Detailed Diagnostics Revealing that an Inefficient Database Query is the Reason for a Slow Transaction
Let us consider the example of a web application that has been deployed on Apache web server, PHP_BTM:8055. The eG PHP Profiler has detected that the following transactions to that web application are slow.
Since the requests are arranged in the descending order of their response time, a quick look at the detailed diagnostics will lead you to the precise request that is the slowest. But, why is response to this request slow? To answer this question, click the ‘magnifying glass’ icon against Slow in the transaction user experience column of the slowest request (i.e., the topmost request in Figure 8).
Figure 9 will then appear revealing the cross-application flow of the slow transaction.
This flow diagram clearly reveals the following:
- The PHP web servers and backends through which the transaction travelled;
- The time for which the transaction request was processed at each BTM-enabled PHP server; note that this time will not be computed for PHP servers that are in the transaction path, but are not BTM-enabled and those that are BTM-enabled but are not managed by eG;
The exit calls made by each BTM-enabled node to another node as part of the transaction's journey, the time consumed by each exit call, and the number of times each type of call was made;
If a BTM-enabled node appears 'grayed out' in the cross-application transaction flow, it denotes that eG BTM could not collect detailed diagnostics for that node. The reasons for this could be either or both of the following:
- Transaction responsiveness on the 'grayed out' node was either healthy or was only slightly slow, and hence, did not appear in the list of Top-N slow transactions.
- Slow data transmission from eG agent to manager;
- If a PHP node makes a SQL query call on a database server, then the details displayed for that database server in the transaction topology depends upon whether/not that database server is managed by eG Enterprise. If the database server is not managed by eG Enterprise, then such a database server will be represented in the topology using the server type (whether Oracle, Microsoft SQL etc.) and the name of the database that was accessed by the SQL query. To know the IP and port number of the unmanaged database server, you can drill-down from the Database queriescall in the topology. On the other hand, if the database server in question is being monitored by eG Enterprise, then such a server will be represented in the topology using the server type, nick name, port number, and the database name. Additionally, the SID will be displayed in case of an Oracle database server, and the instance name will be displayed in case of an instance-based Microsoft SQL server.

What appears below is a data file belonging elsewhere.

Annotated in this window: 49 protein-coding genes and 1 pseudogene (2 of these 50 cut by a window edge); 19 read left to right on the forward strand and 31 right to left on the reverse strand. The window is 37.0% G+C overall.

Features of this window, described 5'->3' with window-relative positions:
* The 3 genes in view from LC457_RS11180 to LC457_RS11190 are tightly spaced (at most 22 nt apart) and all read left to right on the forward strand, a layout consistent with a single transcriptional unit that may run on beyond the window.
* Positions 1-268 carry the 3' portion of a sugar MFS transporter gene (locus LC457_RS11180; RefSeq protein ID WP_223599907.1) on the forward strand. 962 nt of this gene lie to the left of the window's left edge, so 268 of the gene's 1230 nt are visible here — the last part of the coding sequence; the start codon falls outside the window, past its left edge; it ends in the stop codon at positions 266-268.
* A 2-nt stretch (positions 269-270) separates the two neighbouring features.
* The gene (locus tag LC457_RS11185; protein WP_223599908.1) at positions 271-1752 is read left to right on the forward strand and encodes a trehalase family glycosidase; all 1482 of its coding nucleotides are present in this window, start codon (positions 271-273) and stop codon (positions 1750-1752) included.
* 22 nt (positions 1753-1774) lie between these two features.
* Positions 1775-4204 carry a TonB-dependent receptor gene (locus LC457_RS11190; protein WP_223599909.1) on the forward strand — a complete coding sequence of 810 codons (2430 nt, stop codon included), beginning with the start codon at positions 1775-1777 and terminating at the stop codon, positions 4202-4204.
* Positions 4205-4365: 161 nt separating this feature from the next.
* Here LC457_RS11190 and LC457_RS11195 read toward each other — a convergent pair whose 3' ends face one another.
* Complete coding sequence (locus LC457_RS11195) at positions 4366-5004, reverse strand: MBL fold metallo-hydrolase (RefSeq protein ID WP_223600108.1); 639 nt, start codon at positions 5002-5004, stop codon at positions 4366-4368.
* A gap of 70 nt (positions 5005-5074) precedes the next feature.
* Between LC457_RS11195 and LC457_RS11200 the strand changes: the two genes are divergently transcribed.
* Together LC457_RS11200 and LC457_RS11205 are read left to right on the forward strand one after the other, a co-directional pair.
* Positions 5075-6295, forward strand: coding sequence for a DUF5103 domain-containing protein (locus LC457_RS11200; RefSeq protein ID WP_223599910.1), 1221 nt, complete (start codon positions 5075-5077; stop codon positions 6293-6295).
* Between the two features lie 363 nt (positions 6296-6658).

Sometimes, empty nodes – i.e., nodes without any details – will be visible in the cross-application transaction flow topology. Likewise, the time spent on certain external calls may also not be displayed in the topology. This is owing to inconsistencies in the collection of detailed diagnostics.
Using conventional color codes and intuitive icons, the transaction flow chart precisely pinpoints where the transaction slowed down. In the case of Figure 9 above, from the color-coding it is clear that the database queries executed by the Apache web server – PHP_BTM:8055 - is taking a long time for execution. The question now is which exact query is this. To determine that, click on Database Queries in Figure 9.
Figure 10 that then appears, automatically opens the list of SQL Queries executed by the slow transaction in question. The execution time of each query and what percentage of the total response time of the transaction each query is consuming will be displayed here. From Figure 10, it is evident that a 'select name_en AS name...' query is taking over 1500 milliseconds for execution . This time-consuming query is what is causing the transaction to slow down. To view the complete query, click on that query in the SQL Queries list of Figure 10. The detailed query will then be displayed in the Query section of Figure 10.
This way, using a short sequence of mouse clicks, you have zeroed-in on the source of the transaction slowness.